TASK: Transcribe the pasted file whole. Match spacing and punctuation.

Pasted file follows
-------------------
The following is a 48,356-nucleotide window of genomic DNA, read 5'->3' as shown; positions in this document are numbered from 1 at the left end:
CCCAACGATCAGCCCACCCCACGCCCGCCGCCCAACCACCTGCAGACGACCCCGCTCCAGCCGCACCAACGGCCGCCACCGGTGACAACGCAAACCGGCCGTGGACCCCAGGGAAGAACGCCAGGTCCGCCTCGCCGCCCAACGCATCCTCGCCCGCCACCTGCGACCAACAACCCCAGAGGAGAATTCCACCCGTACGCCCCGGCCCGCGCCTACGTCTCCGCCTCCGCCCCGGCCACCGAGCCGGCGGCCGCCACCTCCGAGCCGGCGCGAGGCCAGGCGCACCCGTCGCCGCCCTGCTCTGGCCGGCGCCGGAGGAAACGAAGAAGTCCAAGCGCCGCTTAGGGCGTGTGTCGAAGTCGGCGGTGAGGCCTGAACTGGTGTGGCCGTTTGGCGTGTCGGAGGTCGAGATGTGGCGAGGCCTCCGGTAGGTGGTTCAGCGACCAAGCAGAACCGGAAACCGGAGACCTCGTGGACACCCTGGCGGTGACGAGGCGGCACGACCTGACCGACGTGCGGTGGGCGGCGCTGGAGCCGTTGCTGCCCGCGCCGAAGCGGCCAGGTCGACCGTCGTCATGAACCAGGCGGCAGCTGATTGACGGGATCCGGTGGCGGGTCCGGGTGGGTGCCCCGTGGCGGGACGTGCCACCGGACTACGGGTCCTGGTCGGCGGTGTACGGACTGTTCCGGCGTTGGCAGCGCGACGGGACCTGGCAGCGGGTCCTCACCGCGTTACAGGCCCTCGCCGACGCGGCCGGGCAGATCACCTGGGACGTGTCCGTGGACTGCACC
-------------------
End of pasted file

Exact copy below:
The following is a 48,356-nucleotide window of genomic DNA, read 5'->3' as shown; positions in this document are numbered from 1 at the left end:
CCCAACGATCAGCCCACCCCACGCCCGCCGCCCAACCACCTGCAGACGACCCCGCTCCAGCCGCACCAACGGCCGCCACCGGTGACAACGCAAACCGGCCGTGGACCCCAGGGAAGAACGCCAGGTCCGCCTCGCCGCCCAACGCATCCTCGCCCGCCACCTGCGACCAACAACCCCAGAGGAGAATTCCACCCGTACGCCCCGGCCCGCGCCTACGTCTCCGCCTCCGCCCCGGCCACCGAGCCGGCGGCCGCCACCTCCGAGCCGGCGCGAGGCCAGGCGCACCCGTCGCCGCCCTGCTCTGGCCGGCGCCGGAGGAAACGAAGAAGTCCAAGCGCCGCTTAGGGCGTGTGTCGAAGTCGGCGGTGAGGCCTGAACTGGTGTGGCCGTTTGGCGTGTCGGAGGTCGAGATGTGGCGAGGCCTCCGGTAGGTGGTTCAGCGACCAAGCAGAACCGGAAACCGGAGACCTCGTGGACACCCTGGCGGTGACGAGGCGGCACGACCTGACCGACGTGCGGTGGGCGGCGCTGGAGCCGTTGCTGCCCGCGCCGAAGCGGCCAGGTCGACCGTCGTCATGAACCAGGCGGCAGCTGATTGACGGGATCCGGTGGCGGGTCCGGGTGGGTGCCCCGTGGCGGGACGTGCCACCGGACTACGGGTCCTGGTCGGCGGTGTACGGACTGTTCCGGCGTTGGCAGCGCGACGGGACCTGGCAGCGGGTCCTCACCGCGTTACAGGCCCTCGCCGACGCGGCCGGGCAGATCACCTGGGACGTGTCCGTGGACTGCACC